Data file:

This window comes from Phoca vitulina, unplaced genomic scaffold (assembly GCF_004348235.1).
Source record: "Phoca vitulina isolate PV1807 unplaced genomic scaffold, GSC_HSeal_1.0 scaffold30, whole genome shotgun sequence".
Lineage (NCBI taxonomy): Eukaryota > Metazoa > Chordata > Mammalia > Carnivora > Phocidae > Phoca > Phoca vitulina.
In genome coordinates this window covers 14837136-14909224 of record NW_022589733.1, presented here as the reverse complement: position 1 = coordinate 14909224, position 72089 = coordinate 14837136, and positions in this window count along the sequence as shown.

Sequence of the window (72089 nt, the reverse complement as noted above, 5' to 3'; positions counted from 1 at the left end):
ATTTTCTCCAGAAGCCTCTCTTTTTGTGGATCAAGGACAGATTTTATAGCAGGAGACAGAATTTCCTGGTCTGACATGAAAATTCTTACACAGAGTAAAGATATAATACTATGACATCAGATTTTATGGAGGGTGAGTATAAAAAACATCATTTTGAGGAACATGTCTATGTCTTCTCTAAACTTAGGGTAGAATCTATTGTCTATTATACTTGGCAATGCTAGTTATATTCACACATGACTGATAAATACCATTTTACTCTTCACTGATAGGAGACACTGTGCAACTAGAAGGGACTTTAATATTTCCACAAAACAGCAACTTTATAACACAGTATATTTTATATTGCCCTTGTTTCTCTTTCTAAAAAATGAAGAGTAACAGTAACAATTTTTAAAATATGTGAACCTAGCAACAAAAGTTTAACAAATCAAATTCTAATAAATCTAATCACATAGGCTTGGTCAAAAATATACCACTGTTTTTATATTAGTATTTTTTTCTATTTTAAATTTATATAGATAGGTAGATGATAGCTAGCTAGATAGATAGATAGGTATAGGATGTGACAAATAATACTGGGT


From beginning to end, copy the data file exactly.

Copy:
This window comes from Phoca vitulina, unplaced genomic scaffold (assembly GCF_004348235.1).
Source record: "Phoca vitulina isolate PV1807 unplaced genomic scaffold, GSC_HSeal_1.0 scaffold30, whole genome shotgun sequence".
Lineage (NCBI taxonomy): Eukaryota > Metazoa > Chordata > Mammalia > Carnivora > Phocidae > Phoca > Phoca vitulina.
In genome coordinates this window covers 14837136-14909224 of record NW_022589733.1, presented here as the reverse complement: position 1 = coordinate 14909224, position 72089 = coordinate 14837136, and positions in this window count along the sequence as shown.

Sequence of the window (72089 nt, the reverse complement as noted above, 5' to 3'; positions counted from 1 at the left end):
ATTTTCTCCAGAAGCCTCTCTTTTTGTGGATCAAGGACAGATTTTATAGCAGGAGACAGAATTTCCTGGTCTGACATGAAAATTCTTACACAGAGTAAAGATATAATACTATGACATCAGATTTTATGGAGGGTGAGTATAAAAAACATCATTTTGAGGAACATGTCTATGTCTTCTCTAAACTTAGGGTAGAATCTATTGTCTATTATACTTGGCAATGCTAGTTATATTCACACATGACTGATAAATACCATTTTACTCTTCACTGATAGGAGACACTGTGCAACTAGAAGGGACTTTAATATTTCCACAAAACAGCAACTTTATAACACAGTATATTTTATATTGCCCTTGTTTCTCTTTCTAAAAAATGAAGAGTAACAGTAACAATTTTTAAAATATGTGAACCTAGCAACAAAAGTTTAACAAATCAAATTCTAATAAATCTAATCACATAGGCTTGGTCAAAAATATACCACTGTTTTTATATTAGTATTTTTTTCTATTTTAAATTTATATAGATAGGTAGATGATAGCTAGCTAGATAGATAGATAGGTATAGGATGTGACAAATAATACTGGGT